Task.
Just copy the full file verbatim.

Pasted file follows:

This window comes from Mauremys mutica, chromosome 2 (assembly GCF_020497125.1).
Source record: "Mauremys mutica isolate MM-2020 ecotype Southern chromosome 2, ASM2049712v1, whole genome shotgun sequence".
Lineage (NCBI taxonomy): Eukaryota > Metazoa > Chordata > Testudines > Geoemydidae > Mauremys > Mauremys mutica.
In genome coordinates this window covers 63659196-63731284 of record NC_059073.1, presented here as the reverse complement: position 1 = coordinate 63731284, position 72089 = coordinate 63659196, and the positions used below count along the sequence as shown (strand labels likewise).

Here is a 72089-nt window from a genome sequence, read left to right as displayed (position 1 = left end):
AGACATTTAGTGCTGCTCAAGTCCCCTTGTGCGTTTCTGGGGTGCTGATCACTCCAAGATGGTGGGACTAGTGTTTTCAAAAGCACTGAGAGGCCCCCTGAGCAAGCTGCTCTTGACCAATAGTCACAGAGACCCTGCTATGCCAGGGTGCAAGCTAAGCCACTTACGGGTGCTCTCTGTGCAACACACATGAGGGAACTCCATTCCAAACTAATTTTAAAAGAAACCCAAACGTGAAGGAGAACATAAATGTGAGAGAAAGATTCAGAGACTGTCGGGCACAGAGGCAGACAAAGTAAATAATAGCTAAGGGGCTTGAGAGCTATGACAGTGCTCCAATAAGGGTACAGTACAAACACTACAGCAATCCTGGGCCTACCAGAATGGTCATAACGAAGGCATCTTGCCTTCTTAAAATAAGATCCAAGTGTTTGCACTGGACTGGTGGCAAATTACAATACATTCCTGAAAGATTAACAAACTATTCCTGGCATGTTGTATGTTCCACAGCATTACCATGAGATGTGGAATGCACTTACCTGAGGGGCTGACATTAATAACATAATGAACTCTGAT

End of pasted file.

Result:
This window comes from Mauremys mutica, chromosome 2 (assembly GCF_020497125.1).
Source record: "Mauremys mutica isolate MM-2020 ecotype Southern chromosome 2, ASM2049712v1, whole genome shotgun sequence".
Lineage (NCBI taxonomy): Eukaryota > Metazoa > Chordata > Testudines > Geoemydidae > Mauremys > Mauremys mutica.
In genome coordinates this window covers 63659196-63731284 of record NC_059073.1, presented here as the reverse complement: position 1 = coordinate 63731284, position 72089 = coordinate 63659196, and the positions used below count along the sequence as shown (strand labels likewise).

Here is a 72089-nt window from a genome sequence, read left to right as displayed (position 1 = left end):
AGACATTTAGTGCTGCTCAAGTCCCCTTGTGCGTTTCTGGGGTGCTGATCACTCCAAGATGGTGGGACTAGTGTTTTCAAAAGCACTGAGAGGCCCCCTGAGCAAGCTGCTCTTGACCAATAGTCACAGAGACCCTGCTATGCCAGGGTGCAAGCTAAGCCACTTACGGGTGCTCTCTGTGCAACACACATGAGGGAACTCCATTCCAAACTAATTTTAAAAGAAACCCAAACGTGAAGGAGAACATAAATGTGAGAGAAAGATTCAGAGACTGTCGGGCACAGAGGCAGACAAAGTAAATAATAGCTAAGGGGCTTGAGAGCTATGACAGTGCTCCAATAAGGGTACAGTACAAACACTACAGCAATCCTGGGCCTACCAGAATGGTCATAACGAAGGCATCTTGCCTTCTTAAAATAAGATCCAAGTGTTTGCACTGGACTGGTGGCAAATTACAATACATTCCTGAAAGATTAACAAACTATTCCTGGCATGTTGTATGTTCCACAGCATTACCATGAGATGTGGAATGCACTTACCTGAGGGGCTGACATTAATAACATAATGAACTCTGAT